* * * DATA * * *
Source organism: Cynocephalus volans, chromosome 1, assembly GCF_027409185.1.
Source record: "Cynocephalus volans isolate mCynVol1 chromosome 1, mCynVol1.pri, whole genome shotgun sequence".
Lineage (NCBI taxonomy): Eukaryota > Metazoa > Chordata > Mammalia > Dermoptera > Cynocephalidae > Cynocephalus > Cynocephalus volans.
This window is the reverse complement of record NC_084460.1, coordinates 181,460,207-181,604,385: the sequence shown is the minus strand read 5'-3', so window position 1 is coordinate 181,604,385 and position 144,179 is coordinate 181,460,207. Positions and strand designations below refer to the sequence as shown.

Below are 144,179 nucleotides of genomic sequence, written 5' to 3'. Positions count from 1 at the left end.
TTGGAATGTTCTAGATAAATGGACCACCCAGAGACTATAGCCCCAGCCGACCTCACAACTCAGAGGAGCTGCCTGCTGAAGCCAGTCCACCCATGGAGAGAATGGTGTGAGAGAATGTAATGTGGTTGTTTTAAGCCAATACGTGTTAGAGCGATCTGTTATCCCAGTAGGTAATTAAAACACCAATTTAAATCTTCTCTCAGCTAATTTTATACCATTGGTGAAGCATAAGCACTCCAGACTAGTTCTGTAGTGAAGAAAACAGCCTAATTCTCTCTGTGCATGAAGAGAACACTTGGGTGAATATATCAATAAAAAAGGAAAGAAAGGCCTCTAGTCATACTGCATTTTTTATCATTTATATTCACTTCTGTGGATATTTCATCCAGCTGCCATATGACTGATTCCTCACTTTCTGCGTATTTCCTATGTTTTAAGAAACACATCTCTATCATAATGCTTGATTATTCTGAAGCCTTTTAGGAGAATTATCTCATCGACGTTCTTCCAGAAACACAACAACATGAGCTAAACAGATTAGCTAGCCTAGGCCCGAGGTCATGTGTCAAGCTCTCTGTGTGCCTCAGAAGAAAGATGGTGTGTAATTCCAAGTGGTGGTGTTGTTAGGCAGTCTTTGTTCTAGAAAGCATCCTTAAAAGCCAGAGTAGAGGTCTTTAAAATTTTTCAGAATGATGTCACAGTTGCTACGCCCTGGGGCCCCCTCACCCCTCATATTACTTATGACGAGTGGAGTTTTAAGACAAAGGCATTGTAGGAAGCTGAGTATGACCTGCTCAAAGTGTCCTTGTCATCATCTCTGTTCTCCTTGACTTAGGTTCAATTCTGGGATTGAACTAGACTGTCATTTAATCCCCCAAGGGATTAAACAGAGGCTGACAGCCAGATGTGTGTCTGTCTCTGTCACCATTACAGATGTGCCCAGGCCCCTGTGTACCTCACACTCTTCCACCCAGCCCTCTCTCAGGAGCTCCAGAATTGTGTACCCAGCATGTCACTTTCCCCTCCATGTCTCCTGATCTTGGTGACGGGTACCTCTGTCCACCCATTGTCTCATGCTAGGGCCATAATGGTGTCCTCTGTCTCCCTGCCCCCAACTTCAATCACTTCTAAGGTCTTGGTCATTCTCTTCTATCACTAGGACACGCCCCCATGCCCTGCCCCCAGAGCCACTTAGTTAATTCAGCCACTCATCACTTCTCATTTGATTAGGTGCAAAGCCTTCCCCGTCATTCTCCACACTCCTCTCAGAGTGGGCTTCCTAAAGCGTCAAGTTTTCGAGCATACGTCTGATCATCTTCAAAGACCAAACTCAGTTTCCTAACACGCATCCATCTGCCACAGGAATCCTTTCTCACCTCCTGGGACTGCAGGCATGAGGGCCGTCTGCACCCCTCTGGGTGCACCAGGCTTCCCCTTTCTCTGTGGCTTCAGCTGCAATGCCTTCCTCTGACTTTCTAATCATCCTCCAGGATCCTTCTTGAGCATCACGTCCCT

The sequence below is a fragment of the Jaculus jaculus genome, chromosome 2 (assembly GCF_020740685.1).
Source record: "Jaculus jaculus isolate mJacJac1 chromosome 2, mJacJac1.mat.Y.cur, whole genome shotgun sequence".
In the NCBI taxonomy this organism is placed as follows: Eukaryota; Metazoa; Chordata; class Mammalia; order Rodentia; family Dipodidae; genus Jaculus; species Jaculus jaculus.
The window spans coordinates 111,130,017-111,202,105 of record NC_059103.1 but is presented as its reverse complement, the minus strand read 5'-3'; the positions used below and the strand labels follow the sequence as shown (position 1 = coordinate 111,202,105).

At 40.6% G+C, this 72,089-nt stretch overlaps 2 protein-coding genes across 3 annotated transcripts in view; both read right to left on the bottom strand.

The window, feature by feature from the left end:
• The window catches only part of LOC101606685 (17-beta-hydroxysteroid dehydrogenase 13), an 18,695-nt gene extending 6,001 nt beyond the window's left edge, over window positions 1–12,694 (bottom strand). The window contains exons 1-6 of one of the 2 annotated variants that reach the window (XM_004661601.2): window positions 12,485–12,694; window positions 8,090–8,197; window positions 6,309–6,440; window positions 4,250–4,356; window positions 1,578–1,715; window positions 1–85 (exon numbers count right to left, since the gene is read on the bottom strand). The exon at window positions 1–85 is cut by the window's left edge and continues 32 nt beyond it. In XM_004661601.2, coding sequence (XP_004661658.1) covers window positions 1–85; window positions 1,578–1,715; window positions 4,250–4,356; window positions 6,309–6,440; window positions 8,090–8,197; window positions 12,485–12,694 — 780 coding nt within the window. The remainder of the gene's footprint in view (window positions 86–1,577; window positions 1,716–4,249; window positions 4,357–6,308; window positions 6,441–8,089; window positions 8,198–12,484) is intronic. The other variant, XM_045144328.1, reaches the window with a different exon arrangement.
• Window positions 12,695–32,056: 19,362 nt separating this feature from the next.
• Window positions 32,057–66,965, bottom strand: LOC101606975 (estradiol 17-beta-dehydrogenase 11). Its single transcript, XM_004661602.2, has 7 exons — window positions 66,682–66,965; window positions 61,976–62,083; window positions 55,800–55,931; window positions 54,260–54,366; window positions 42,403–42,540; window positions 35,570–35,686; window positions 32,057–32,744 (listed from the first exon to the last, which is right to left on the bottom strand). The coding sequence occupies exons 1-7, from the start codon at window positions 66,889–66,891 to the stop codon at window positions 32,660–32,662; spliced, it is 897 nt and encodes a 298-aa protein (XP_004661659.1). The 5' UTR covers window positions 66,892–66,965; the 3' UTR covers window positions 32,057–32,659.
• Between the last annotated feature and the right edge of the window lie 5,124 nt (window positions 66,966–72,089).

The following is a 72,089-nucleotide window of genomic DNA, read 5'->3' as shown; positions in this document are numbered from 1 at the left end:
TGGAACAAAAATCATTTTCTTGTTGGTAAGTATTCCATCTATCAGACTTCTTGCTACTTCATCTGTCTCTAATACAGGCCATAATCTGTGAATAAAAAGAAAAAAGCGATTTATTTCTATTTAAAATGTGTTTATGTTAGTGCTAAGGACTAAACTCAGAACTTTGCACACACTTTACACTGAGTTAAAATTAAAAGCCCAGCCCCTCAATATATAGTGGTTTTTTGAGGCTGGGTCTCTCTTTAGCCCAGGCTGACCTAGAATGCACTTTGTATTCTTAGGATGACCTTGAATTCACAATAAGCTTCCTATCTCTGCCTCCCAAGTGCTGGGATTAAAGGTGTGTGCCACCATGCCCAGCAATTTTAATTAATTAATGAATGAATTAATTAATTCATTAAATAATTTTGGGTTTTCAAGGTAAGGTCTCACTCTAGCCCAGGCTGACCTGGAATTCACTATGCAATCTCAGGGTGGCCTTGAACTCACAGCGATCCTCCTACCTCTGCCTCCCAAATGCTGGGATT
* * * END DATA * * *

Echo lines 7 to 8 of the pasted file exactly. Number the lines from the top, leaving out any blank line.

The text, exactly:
The sequence below is a fragment of the Jaculus jaculus genome, chromosome 2 (assembly GCF_020740685.1).
Source record: "Jaculus jaculus isolate mJacJac1 chromosome 2, mJacJac1.mat.Y.cur, whole genome shotgun sequence".